There are some major changes in underwriting for Freddie Mac and Fannie Mae that are already starting to create dramatically higher interest rates for some buyers. Before you commit to an 8% interest rate, read this! There are other options.
Most residential loans in the United States are sold to the secondary mortgage market where the loans must “conform” to underwriting guidelines written by Freddie/Fannie. Changes that will take effect May 1 include higher interest rates for second home loans, a higher interest rate for credit scores under 780 (used to be 740), and a higher interest rate for a Debt to Income Ratio above 40% (used to not be an issue).
So what in actual real life are these numbers? They are called LLPA’s or Loan Level Pricing Adjustments. The numbers don’t equate to an actual increase in the reported percentage (which would be terrible), but instead add a small percentage increase, which varies, to the price of the loan. LLPA’s are fees charged by Freddie and Fannie to buy these mortgages, and as we all know, those fees get passed along to the consumer. Even though these don’t take effect until May 1, many mortgage lenders are calculating these new fees into the rates they are quoting and I have heard that some people are being quoted rates in the 8% range.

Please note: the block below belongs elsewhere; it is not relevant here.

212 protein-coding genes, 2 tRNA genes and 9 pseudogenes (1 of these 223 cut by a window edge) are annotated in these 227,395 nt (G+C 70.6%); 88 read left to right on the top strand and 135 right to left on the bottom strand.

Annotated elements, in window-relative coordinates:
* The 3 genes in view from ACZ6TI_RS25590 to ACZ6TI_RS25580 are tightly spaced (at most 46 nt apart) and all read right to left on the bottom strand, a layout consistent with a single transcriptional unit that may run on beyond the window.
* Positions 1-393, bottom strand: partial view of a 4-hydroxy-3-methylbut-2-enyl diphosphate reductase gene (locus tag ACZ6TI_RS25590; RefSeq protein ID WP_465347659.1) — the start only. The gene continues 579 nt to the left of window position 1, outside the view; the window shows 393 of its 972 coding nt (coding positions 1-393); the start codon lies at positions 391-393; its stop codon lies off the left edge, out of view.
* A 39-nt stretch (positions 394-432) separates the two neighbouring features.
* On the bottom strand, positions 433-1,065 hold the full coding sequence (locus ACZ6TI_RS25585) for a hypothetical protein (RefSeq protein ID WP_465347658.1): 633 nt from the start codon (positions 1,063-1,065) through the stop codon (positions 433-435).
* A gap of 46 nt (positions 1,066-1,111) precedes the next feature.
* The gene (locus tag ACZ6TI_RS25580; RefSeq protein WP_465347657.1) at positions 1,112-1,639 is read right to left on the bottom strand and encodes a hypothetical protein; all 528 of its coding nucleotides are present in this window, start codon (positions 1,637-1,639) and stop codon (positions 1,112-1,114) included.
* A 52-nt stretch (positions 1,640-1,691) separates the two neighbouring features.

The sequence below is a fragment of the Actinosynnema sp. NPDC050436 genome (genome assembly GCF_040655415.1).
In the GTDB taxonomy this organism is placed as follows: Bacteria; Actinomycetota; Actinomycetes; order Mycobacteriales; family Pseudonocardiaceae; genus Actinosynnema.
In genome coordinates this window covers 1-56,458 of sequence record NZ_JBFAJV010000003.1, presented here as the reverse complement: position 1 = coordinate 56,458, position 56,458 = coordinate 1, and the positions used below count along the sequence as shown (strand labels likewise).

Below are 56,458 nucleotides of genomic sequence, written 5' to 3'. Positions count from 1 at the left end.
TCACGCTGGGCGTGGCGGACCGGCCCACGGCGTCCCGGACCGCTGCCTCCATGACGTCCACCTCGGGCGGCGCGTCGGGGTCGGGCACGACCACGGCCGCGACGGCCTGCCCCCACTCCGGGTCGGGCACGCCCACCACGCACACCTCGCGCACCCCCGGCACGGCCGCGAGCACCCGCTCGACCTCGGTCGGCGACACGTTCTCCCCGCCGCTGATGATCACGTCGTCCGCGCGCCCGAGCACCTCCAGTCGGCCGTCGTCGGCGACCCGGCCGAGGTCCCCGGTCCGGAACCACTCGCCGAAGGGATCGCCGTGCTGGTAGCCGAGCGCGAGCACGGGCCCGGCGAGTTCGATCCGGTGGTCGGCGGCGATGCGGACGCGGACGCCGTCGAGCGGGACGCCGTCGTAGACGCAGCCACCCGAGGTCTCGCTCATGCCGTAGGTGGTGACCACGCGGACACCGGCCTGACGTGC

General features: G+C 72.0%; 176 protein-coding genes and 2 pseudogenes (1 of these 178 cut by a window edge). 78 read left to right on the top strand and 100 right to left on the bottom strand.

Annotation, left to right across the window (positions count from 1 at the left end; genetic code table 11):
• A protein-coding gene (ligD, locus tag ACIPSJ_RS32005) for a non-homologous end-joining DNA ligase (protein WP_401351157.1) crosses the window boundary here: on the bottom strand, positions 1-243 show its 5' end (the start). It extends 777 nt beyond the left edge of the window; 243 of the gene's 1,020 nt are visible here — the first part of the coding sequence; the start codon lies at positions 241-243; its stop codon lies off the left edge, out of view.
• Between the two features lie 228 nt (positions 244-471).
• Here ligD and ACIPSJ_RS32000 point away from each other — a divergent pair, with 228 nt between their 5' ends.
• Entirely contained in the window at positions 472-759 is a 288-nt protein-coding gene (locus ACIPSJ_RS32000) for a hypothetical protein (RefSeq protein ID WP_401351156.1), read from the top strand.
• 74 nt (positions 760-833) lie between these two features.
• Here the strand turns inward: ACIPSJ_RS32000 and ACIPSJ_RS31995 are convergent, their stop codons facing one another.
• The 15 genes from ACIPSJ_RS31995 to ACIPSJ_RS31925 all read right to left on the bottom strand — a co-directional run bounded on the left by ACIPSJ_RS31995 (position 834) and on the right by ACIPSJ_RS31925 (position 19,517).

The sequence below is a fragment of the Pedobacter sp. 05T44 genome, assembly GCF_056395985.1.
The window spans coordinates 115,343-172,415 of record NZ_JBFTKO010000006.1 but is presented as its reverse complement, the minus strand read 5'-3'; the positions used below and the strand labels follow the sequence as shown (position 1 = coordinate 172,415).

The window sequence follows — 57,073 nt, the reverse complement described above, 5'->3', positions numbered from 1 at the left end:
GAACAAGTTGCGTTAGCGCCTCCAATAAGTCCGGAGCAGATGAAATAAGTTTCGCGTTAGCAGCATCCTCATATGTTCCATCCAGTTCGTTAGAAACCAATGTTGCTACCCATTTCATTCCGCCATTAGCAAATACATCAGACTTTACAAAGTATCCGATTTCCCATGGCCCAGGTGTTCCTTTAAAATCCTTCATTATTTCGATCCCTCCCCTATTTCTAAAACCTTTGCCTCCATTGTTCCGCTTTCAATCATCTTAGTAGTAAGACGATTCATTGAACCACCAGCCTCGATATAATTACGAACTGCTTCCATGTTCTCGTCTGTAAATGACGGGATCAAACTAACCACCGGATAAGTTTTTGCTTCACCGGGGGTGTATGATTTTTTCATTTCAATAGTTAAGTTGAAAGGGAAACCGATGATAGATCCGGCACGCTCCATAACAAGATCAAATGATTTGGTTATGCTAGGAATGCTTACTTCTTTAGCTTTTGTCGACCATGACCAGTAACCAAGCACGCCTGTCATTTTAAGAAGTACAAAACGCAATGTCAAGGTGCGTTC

First, you should find out whether your lender can only underwrite conforming loans or whether they have any “portfolio” products. Portfolio products are loans made by a bank or an investor that are held in house and remain on the bank’s balance sheet. Those types of loans do not have to conform to Freddie/Fannie guidelines and are not subject to this chart of additional fees.